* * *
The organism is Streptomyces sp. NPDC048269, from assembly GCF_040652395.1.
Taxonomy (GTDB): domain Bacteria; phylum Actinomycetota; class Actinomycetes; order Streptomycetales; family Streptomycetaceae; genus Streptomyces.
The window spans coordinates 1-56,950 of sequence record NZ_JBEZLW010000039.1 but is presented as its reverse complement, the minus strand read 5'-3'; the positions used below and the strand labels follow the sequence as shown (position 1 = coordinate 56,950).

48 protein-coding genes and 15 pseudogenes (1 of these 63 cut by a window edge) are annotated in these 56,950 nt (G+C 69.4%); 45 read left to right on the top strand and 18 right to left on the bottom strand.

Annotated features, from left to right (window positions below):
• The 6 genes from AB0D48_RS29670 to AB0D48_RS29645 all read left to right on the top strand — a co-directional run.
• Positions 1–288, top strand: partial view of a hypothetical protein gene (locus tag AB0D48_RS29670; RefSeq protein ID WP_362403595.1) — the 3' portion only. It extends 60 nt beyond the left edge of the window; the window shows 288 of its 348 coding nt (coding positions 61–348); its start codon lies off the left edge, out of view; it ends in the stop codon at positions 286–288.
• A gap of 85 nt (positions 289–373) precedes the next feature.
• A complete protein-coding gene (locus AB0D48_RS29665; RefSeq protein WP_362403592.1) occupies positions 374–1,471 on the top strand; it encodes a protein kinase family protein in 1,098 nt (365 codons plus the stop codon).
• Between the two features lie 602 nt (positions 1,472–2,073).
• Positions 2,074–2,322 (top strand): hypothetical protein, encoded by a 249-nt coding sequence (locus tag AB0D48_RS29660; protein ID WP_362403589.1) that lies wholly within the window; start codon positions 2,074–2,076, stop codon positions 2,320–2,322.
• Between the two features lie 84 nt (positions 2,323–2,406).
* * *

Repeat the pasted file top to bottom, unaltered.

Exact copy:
The organism is Streptomyces sp. NPDC048269, from assembly GCF_040652395.1.
Taxonomy (GTDB): domain Bacteria; phylum Actinomycetota; class Actinomycetes; order Streptomycetales; family Streptomycetaceae; genus Streptomyces.
The window spans coordinates 1-56,950 of sequence record NZ_JBEZLW010000039.1 but is presented as its reverse complement, the minus strand read 5'-3'; the positions used below and the strand labels follow the sequence as shown (position 1 = coordinate 56,950).

48 protein-coding genes and 15 pseudogenes (1 of these 63 cut by a window edge) are annotated in these 56,950 nt (G+C 69.4%); 45 read left to right on the top strand and 18 right to left on the bottom strand.

Annotated features, from left to right (window positions below):
• The 6 genes from AB0D48_RS29670 to AB0D48_RS29645 all read left to right on the top strand — a co-directional run.
• Positions 1–288, top strand: partial view of a hypothetical protein gene (locus tag AB0D48_RS29670; RefSeq protein ID WP_362403595.1) — the 3' portion only. It extends 60 nt beyond the left edge of the window; the window shows 288 of its 348 coding nt (coding positions 61–348); its start codon lies off the left edge, out of view; it ends in the stop codon at positions 286–288.
• A gap of 85 nt (positions 289–373) precedes the next feature.
• A complete protein-coding gene (locus AB0D48_RS29665; RefSeq protein WP_362403592.1) occupies positions 374–1,471 on the top strand; it encodes a protein kinase family protein in 1,098 nt (365 codons plus the stop codon).
• Between the two features lie 602 nt (positions 1,472–2,073).
• Positions 2,074–2,322 (top strand): hypothetical protein, encoded by a 249-nt coding sequence (locus tag AB0D48_RS29660; protein ID WP_362403589.1) that lies wholly within the window; start codon positions 2,074–2,076, stop codon positions 2,320–2,322.
• Between the two features lie 84 nt (positions 2,323–2,406).